By Tawanah Reeves-Ligon
According to the 2020 Annual Homeless Assessment Report to Congress from the Department of Housing and Urban Development (HUD), the number of veterans without homes had already increased in 2020 prior to the damaging effects of the coronavirus.
Furthermore, the Department of Veterans Affairs Administration (VA) reported the rate of veteran suicide continues increasing every year, currently about 20 suicides per day.
Bridging the disconnect between veterans and the benefits and resources available to them is vital. Walking with them through that transition as a means of reducing veteran homelessness and suicide is key to the innovative mobile app and nonprofit service started by Major (R) Eric K. King, who understands personally what it can feel like to make that journey alone.
“After being medically retired from the military, due to injuries sustained from an Improvised Explosive Device (IED), I noticed that there were not many programs or advocates in the space between transitioning military service and being introduced to all the benefits provided by the Department of Veterans Affairs,” shared King, VetsWhatsNext Founder (pictured).
VetsWhatsNext Nonprofit Corporation is an empowerment organization committed to building a bridge between the needs of servicemembers under the Department of Defense (DOD) and the opportunities and resources for veterans under the VA. “I personally could not sit and allow this to happen to another service member. VetsWhatsNext was born out of need and a sincere duty to continue serving my fellow teammates after my time was officially done,” said King.
The organization has created an innovative mobile app to assist active-duty servicemembers, veterans and their family members transition into civilian life after the military by offering access to resources, training and further education, if needed. They also have donor drives, host virtual and in-person walk/marathons and established a $2,000 Higher Education Scholarship Foundation that will award dependents of a disabled veteran with a permanent and total service-connected disability 10% or higher rating evaluation from the VA.
“People don’t commit suicide because they’re sad. They commit suicide because it’s their best option,” said Vice President of VetsWhatsNext, Army Lieutenant Colonel Michael Sturdivant. “If they transition the right way, we give them better options; we can put all the resources in their hands.”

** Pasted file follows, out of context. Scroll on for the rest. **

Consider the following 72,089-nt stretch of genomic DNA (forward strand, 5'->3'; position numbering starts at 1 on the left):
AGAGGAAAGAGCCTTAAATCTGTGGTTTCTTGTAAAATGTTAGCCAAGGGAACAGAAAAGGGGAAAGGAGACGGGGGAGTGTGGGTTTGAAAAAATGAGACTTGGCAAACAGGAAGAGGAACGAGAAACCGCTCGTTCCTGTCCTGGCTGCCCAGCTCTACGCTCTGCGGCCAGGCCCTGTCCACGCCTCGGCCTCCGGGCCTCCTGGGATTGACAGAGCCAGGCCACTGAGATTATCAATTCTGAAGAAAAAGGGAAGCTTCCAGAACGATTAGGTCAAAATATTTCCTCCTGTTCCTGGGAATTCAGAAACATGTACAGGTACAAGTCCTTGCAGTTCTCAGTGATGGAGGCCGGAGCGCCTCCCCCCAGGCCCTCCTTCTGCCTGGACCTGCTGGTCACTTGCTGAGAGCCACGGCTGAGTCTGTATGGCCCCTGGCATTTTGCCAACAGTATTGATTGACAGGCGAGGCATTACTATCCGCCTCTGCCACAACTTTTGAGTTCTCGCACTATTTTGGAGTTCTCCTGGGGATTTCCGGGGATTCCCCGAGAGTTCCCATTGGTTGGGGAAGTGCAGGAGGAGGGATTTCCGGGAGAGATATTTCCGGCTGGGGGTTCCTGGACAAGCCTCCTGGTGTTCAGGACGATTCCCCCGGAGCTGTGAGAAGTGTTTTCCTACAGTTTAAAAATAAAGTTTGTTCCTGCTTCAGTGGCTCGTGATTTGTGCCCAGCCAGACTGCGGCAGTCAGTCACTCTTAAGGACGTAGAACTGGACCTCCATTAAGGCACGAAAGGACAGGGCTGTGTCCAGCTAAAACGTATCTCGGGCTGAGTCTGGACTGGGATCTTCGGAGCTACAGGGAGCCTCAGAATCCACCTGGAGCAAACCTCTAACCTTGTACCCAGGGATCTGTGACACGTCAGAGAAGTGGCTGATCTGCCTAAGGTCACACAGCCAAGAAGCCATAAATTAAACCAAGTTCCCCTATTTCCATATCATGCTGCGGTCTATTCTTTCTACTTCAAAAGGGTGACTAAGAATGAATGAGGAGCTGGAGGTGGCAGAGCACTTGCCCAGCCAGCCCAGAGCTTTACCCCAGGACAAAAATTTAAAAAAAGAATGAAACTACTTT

With their mobile app, VetsWhatsNext is literally putting resources in the hands of those who need them most. The program can start, for someone on active duty, as early as two years before retirement. Once downloaded, the free app (available on both Google Play and the Apple App Store) will walk through the steps and perform multiple functions from emailing one’s commanding officer (CO) of their intentions to listing materials they should gather in preparation for working with the VA once their service is complete. The app also prompts servicemembers to begin working on their VA disability claims, helping them schedule the necessary doctor’s appointments and needed paperwork.
According to Sturdivant, “The current mobile application is informative. The evolution is that, ideally, the app opens (with gamification) asking if you’re prepared to retire or transition. It then asks when to build your calendar and asks if you wish to inform your chain of command. The next step is asking you what track you’d like to pursue: entrepreneurial, career transition or skill-building. If you want to take a year, two years or less the app finds and formats your calendar to make sure your training is covered.” All of the classes and services are accessible via the app or website with Program Managers available to handle the courses and support to meet every servicemember, veteran or family member’s needs.
There is a chat function as well, so that, whether active duty, a veteran or a family member, the user feels supported 100 percent through the transition.
The two-year program through the app includes training to help veterans be competitive with their civilian counterparts, and the organization is communicating with the DOD and VA as well as Fortune 500 companies to create an internship. “As you’re doing your first of the two years, we’re also searching for the right corporate partner for you to work with and intern with, and so the focus is your last 180 days,” shared Sturdivant. “You’re certified and trained; you’ve already done all your VA stuff, and now you can just focus on being in partnership in the internship with the potential company that’s going to hire you.”
The program seeks to fill the gaps that are currently in the system by filling the gaps that appear when a servicemember seeks to retire as the VA will not work with active-duty members just as the DOD will not work with veterans in need of assistance. “By law, they can’t. You’re either in the military, or you’re not,” said Sturdivant. “I can’t reach out to the VA and ask them anything about retirement, and they can’t talk to me about it. But as a nonprofit [we] can talk to whomever [we] want.”
So, in the words of the VetsWhatsNext founder, “It is time that our veterans regain the hope and trust they have lost in the transition process. VWN is here to provide our veterans a product, services and resources that will reduce the number of suicides of our veterans each day. We are all things veterans; there is Life. After. Military.”